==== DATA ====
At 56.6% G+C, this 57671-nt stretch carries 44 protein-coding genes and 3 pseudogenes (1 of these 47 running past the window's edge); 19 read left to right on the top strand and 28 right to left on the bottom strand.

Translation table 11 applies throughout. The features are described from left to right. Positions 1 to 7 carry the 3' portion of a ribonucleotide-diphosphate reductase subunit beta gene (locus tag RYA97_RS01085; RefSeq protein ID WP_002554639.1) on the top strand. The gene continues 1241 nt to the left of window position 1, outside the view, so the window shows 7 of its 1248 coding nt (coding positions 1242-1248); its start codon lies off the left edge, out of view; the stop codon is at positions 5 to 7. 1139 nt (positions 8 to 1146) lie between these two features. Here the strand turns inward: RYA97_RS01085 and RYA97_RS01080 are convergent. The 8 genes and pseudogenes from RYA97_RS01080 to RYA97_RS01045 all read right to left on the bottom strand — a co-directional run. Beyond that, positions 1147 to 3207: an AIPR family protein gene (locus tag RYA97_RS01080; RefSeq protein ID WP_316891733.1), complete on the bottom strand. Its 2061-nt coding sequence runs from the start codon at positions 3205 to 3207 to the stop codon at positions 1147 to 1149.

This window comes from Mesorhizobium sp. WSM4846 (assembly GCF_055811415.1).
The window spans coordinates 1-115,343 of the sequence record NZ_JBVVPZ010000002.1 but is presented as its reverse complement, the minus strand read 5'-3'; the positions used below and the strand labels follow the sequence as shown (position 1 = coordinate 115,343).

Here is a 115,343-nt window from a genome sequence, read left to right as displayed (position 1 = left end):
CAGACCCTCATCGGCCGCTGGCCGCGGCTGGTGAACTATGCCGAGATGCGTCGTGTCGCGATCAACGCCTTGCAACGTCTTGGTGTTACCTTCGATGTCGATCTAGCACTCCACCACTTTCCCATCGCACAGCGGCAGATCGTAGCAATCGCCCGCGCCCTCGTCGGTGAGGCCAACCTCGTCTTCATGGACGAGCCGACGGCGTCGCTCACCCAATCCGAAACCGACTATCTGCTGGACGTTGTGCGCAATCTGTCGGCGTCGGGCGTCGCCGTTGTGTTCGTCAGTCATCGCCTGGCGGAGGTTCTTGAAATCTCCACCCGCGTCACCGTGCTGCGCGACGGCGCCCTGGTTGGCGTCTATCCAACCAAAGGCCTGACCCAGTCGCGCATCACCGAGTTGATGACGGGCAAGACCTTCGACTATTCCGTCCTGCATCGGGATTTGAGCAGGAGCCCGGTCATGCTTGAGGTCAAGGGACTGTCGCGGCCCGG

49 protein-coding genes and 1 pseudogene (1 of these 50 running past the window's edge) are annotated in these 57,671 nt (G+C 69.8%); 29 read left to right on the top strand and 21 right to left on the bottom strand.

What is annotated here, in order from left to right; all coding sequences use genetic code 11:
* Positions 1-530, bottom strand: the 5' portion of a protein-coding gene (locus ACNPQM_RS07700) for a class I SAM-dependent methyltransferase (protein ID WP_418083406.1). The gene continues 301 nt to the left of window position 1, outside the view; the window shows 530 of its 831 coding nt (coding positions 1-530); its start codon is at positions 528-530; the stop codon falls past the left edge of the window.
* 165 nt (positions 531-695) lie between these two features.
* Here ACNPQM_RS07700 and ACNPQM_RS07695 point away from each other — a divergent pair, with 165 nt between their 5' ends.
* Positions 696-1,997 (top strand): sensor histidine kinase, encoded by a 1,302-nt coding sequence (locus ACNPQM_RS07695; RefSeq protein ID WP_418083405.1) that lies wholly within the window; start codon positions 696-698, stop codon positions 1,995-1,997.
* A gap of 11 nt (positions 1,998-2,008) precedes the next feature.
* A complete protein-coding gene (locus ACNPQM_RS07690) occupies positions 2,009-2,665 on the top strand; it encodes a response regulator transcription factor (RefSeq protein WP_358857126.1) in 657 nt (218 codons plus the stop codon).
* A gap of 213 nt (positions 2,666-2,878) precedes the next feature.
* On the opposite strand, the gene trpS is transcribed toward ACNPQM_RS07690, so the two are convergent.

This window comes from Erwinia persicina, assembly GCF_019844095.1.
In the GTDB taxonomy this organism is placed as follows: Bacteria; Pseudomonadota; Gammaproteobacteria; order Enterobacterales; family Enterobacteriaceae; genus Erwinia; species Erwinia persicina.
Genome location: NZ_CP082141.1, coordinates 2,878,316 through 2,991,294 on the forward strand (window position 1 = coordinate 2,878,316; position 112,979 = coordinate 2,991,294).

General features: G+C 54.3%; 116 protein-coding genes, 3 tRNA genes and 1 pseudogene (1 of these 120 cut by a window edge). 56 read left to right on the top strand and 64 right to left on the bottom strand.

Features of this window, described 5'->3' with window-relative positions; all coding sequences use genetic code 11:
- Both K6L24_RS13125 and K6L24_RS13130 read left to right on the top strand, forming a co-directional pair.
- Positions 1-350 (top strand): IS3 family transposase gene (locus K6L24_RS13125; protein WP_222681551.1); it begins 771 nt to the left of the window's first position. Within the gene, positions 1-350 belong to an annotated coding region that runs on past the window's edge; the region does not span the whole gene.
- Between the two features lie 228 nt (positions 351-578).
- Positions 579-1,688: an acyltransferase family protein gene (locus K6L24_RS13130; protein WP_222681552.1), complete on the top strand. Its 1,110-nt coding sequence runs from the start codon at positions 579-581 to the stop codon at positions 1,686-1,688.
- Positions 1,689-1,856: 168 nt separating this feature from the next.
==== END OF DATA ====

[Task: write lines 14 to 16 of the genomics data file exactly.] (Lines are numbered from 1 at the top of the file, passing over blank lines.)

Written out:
* A complete protein-coding gene (locus ACNPQM_RS07690) occupies positions 2,009-2,665 on the top strand; it encodes a response regulator transcription factor (RefSeq protein WP_358857126.1) in 657 nt (218 codons plus the stop codon).
* A gap of 213 nt (positions 2,666-2,878) precedes the next feature.
* On the opposite strand, the gene trpS is transcribed toward ACNPQM_RS07690, so the two are convergent.